If You're Not Investing In Your Future, What Are You Investing In?

If You're Not Investing In Your Future, What Are You Investing In?

Your friends don't create your future, so why base every move around them?


Things have been put in perspective for me recently. With a year left in my college career, it's incredibly overwhelming to think about where I will be in a year. As a college student, you always have people giving you contradictory advice. Hell, the reason we go to college is to create a future for ourselves. However, when you get into college, people always tell you "live in the moment, man."

What the hell does this mean? Live in the moment? It's kind of impossible not to. I'm kidding of course, but when people say live in the moment this usually insinuates that you shouldn't be obsessed with the little things that plague your free time. Things like stressing about finding an internship, worrying about your test grades, and the various other habits of students are probably things that these "live in the moment" people are talking about.

This is fine and dandy. I completely agree now, in hindsight, that the stress I've caused myself worrying about a grade that does not reflect my capability as a student was not worth it. But far too often, these "live in the moment" people mistake meticulousness for being absent-minded in the present. Concerning yourself with your future can bring you down two roads (bear with me here).

There is the first road, the road that those "live in the moment" people warn you about. For example, skipping on going out with friends because you're worried that giving up two hours of your time is going to ruin your grades. The way those in-the-moment people see it, if you actually prepared for the future like you say you do, you would already be prepared for the test instead of studying last minute.

These people are right — if you remove yourself from the moment because you are constantly stressing out and scrambling to get your shit together, sorry, you're not a futuristic thinker.

Then there's the second road, the holy grail of now and then. Planning every move that you do now to be worth your time, whether that's an investment in yourself now or in the future. To counteract those "live in the moment" people, no, every minute of our time doesn't have to be absent from the moment. Living with your future in mind means shifting your perspective from an "Oh man I'm just living day-to-day and taking life as it comes, bro" to "every single day I wake up is an opportunity to make the "me" 10 years from now a very happy person."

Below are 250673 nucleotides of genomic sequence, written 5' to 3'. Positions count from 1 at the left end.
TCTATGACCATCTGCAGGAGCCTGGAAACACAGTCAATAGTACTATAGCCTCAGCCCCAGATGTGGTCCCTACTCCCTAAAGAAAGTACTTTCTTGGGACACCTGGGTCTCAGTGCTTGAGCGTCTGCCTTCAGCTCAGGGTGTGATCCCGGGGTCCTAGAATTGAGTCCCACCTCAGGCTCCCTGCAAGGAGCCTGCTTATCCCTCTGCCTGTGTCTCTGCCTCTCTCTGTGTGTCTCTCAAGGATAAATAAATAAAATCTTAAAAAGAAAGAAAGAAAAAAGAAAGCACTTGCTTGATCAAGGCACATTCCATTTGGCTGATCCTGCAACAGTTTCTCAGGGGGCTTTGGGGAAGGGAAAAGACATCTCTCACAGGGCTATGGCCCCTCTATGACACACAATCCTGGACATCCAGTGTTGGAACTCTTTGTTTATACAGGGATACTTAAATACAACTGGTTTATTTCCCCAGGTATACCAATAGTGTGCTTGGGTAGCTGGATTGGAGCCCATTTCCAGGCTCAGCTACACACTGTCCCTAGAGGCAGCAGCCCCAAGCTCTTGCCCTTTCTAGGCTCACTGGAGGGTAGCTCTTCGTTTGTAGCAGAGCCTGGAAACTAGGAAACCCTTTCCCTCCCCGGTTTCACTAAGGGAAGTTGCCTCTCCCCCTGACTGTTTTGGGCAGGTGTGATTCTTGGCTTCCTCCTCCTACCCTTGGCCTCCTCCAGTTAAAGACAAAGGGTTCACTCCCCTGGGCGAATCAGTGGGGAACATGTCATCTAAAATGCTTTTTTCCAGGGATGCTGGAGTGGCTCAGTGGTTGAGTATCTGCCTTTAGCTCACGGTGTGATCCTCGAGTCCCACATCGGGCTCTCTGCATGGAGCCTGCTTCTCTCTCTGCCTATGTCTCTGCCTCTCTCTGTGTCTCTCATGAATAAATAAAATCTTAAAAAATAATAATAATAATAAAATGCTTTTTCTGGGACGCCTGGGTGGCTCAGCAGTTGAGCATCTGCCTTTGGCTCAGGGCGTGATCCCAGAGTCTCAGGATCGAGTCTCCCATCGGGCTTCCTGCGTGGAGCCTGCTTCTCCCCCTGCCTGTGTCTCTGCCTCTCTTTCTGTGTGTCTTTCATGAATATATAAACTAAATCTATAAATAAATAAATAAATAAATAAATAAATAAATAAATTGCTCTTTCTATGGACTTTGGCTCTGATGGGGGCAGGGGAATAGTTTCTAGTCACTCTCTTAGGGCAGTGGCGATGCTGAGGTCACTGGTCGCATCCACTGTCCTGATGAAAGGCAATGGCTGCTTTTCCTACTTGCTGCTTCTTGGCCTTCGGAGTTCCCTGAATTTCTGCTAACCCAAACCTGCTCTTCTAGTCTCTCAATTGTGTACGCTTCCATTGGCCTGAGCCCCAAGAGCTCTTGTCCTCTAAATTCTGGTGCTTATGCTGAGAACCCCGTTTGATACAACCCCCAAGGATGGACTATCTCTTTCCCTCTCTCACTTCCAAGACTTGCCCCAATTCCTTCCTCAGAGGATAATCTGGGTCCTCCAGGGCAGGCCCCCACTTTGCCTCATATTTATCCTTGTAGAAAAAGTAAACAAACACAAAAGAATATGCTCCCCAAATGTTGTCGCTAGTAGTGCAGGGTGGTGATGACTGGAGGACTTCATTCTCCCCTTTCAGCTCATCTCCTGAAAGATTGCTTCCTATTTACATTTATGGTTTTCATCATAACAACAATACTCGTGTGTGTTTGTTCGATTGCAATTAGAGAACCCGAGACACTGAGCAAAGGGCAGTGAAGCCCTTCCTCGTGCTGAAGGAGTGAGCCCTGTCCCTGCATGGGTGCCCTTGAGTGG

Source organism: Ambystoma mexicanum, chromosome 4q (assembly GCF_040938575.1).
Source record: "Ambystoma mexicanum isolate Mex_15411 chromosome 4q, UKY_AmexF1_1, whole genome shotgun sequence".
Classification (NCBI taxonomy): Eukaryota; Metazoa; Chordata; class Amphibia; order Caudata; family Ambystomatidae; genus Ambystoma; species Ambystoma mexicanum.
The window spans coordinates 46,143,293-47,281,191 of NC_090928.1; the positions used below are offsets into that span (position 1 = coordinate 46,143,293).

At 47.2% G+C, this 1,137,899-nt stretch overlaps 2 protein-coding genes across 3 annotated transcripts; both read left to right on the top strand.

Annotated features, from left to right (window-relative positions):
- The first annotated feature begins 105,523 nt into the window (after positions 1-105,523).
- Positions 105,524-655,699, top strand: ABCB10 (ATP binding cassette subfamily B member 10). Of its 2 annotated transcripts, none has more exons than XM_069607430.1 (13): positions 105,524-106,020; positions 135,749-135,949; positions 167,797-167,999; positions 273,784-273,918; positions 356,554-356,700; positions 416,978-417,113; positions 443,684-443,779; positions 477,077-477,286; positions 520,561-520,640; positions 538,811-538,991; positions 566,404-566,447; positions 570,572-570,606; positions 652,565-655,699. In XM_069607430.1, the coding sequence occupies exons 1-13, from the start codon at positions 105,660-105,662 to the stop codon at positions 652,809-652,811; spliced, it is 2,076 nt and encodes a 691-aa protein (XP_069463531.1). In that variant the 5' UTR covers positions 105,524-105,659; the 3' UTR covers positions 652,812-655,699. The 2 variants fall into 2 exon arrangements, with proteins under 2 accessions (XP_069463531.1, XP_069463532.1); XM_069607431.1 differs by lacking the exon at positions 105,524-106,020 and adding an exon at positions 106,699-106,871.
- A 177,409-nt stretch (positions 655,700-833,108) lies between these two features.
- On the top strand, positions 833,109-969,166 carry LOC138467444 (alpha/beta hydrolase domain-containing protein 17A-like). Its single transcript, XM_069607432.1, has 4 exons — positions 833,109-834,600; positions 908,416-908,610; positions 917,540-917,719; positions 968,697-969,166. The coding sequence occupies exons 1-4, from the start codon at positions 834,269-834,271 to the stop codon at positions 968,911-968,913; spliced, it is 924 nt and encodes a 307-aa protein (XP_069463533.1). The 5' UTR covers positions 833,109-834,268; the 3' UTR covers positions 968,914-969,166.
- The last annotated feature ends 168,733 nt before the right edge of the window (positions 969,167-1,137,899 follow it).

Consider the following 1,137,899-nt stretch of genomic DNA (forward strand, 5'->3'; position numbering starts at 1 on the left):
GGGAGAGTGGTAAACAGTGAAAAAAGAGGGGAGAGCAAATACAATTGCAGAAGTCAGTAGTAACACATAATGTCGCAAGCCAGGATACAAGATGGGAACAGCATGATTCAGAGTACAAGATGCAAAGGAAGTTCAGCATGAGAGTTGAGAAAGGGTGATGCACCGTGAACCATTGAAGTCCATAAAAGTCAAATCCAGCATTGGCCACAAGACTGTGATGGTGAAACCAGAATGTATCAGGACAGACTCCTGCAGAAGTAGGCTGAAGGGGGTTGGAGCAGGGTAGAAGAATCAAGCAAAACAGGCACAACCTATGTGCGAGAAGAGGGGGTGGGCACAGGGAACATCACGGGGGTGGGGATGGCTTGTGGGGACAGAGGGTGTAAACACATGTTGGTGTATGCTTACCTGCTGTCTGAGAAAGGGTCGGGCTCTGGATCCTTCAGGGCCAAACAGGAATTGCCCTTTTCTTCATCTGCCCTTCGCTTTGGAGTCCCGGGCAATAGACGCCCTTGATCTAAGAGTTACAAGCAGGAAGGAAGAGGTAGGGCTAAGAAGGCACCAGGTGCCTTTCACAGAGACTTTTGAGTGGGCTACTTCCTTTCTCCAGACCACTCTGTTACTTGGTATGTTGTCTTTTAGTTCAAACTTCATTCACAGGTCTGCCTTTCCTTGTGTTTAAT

I feel that a lot of college students are where I am right now, struggling with a year left in this little bubble that we have immersed ourselves in to find our sense of identity in the real world. College sucks in that way, especially where I am because it is so far removed from the ebb and flow of the real world. It's hard to plan for your future and invest in yourself when the other 99% of people are studying and working for the weekend.

You get to this point, hopefully, where you realize you should NEVER base what you are going to do for the day based around what your friends are doing. If you plan to even have a future, you must realize that your friends in the moment are not going to create that future for you. So, why plan your every move around what THEY are doing? Changing your mindset with this in mind is living for the future.

It's 2018 and the world is constantly changing; this not a cliche, this is the truth. If your moves aren't strategic, get ready to fall behind.

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10 Things I Learned When My Best Friend Got Pregnant In High School

In this world where you can be anything: be a friend (and be a good one).

Life: full of amazing, unforeseen circumstances. How you roll with the punches only reveals your strength.
True friends are like diamonds: bright, beautiful, valuable, and always in style." -Nicole Richie

I remember when I first heard the big news. I didn't want to believe it. My heart dropped. I was worried for you. What would happen? How would you get through this? Nothing we knew would ever be the same. Our world was about to change forever. I recalled the verse Isaiah 41:10, "Do not be afraid, for I am with you." I knew God was with you and would always be. I knew God needed me to be here for you, no matter what.

Turns out, you had this all in the bag. You handled everything with grace and dignity. You were strong even on your hardest days. You were overwhelmed with faith and you inspired me with your perseverance through the hardest times. I could not be more proud of who you became because of the cards you were dealt.

To Meaghan: I love you. I'm always here, no matter where. Hudson is so lucky to have you.

Here's what I learned from you and your sweet baby boy:

1. Contrary to popular belief, it is NOT the end of the world

Start making plans for the future. Pick out clothes, decorations, and toys. Help with all the madness and preparation. She would do the same for you. Plus, 9 p.m. runs to Toys-R-Us just to buy the baby some socks (because you do not know the gender yet) is always a good idea. You have to focus on the big picture. Life doesn't stop even when you want to.